By Joe Gettler

April 25, 2012

Roman Samulyak of Brookhaven Lab’s Computational Science Center with a BlueGene/Q — a next-generation IBM supercomputer that will be used to simulate scientific experiments at Brookhaven.

How is a scientist to search for clues and answers about the planet’s climate, nuclear fusion, and the physics of deep space? Many experiments that investigate those mysteries would be extremely difficult to measure, too expensive or dangerous to operate, or too far away to see. That’s when high-powered supercomputers with advanced mathematical models can come to the rescue. They simulate hidden processes, predict complex systems’ behavior, and guide future experimental design.

The Computational Science Center at Brookhaven Lab is home to several supercomputers that enable scientists to gain new insights through numerical experiments and simulations. There, scientists and mathematicians combine applied mathematics, computer science, and physics theory to develop sophisticated models, numerical algorithms, and supercomputer codes to simulate complex systems such as particle accelerators and energy sources.

On Wednesday, April 25, join Roman Samulyak of the Computational Science Center for the 477th Brookhaven Lecture, titled “Supercomputers and Mathematical Models for Multiphysics Simulations in Energy and Accelerator Sciences.” All are invited to attend this free talk, which is open to the public and will be held in Berkner Hall at 4 p.m. Refreshments will be offered before and after the lecture. Visitors to the Lab 16 and older must carry a photo ID while on site.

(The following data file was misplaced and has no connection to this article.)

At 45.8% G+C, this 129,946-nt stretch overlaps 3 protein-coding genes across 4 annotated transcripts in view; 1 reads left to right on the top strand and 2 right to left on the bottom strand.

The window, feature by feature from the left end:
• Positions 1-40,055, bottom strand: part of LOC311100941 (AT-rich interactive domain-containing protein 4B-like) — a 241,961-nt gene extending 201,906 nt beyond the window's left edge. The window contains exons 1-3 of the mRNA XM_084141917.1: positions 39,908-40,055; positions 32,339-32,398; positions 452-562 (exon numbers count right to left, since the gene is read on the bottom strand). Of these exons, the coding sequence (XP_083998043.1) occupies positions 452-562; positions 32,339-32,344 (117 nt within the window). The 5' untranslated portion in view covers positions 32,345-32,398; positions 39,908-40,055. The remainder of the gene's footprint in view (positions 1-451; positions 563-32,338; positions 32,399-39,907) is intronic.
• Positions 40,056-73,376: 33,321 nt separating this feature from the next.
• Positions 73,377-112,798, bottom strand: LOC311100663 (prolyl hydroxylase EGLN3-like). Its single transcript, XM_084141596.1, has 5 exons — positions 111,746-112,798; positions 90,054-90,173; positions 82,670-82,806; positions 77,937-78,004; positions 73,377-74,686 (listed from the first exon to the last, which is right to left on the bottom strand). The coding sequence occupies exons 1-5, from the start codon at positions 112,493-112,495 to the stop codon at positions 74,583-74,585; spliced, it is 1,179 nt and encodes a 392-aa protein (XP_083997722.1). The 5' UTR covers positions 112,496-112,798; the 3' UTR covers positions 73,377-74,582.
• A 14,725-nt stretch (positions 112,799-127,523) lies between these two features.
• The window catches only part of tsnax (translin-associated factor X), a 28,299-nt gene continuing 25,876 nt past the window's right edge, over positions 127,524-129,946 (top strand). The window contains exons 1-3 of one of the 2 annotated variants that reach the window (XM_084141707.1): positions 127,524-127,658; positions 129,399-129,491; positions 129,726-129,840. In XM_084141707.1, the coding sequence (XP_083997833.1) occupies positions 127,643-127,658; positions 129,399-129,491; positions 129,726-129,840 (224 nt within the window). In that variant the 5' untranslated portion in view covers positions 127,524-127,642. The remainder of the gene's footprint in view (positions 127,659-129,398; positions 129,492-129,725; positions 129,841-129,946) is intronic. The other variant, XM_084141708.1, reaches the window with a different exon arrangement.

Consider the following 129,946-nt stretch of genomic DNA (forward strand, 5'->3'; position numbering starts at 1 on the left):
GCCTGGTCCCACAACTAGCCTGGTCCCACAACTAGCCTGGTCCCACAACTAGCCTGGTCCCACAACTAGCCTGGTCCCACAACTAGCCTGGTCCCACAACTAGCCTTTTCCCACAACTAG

To join Samulyak for dinner at a restaurant off site following the talk, contact Laura-Li Loffredo, Ext. 3051, laurali@bnl.gov.

During his talk, Samulyak will discuss the goal of developing mathematical models accurate and reliable enough for simulated experiments to replace actual experiments. He will also explain how supercomputers and numerical tools are being used to investigate the nature of turbulence, design components for future muon colliders, evaluate new ideas for nuclear fusion, and more.

Samulyak earned a Ph.D. in applied mathematics through a joint New Jersey Institute of Technology-Rutgers University program in 1999. He arrived at the Computational Science Center at Brookhaven Lab as a postdoc in 1999 and was promoted to the role of scientist in 2005. In 2007, he also became an associate professor in the Department of Applied Mathematics and Statistics at Stony Brook University.

2012-3020 | INT/EXT | Newsroom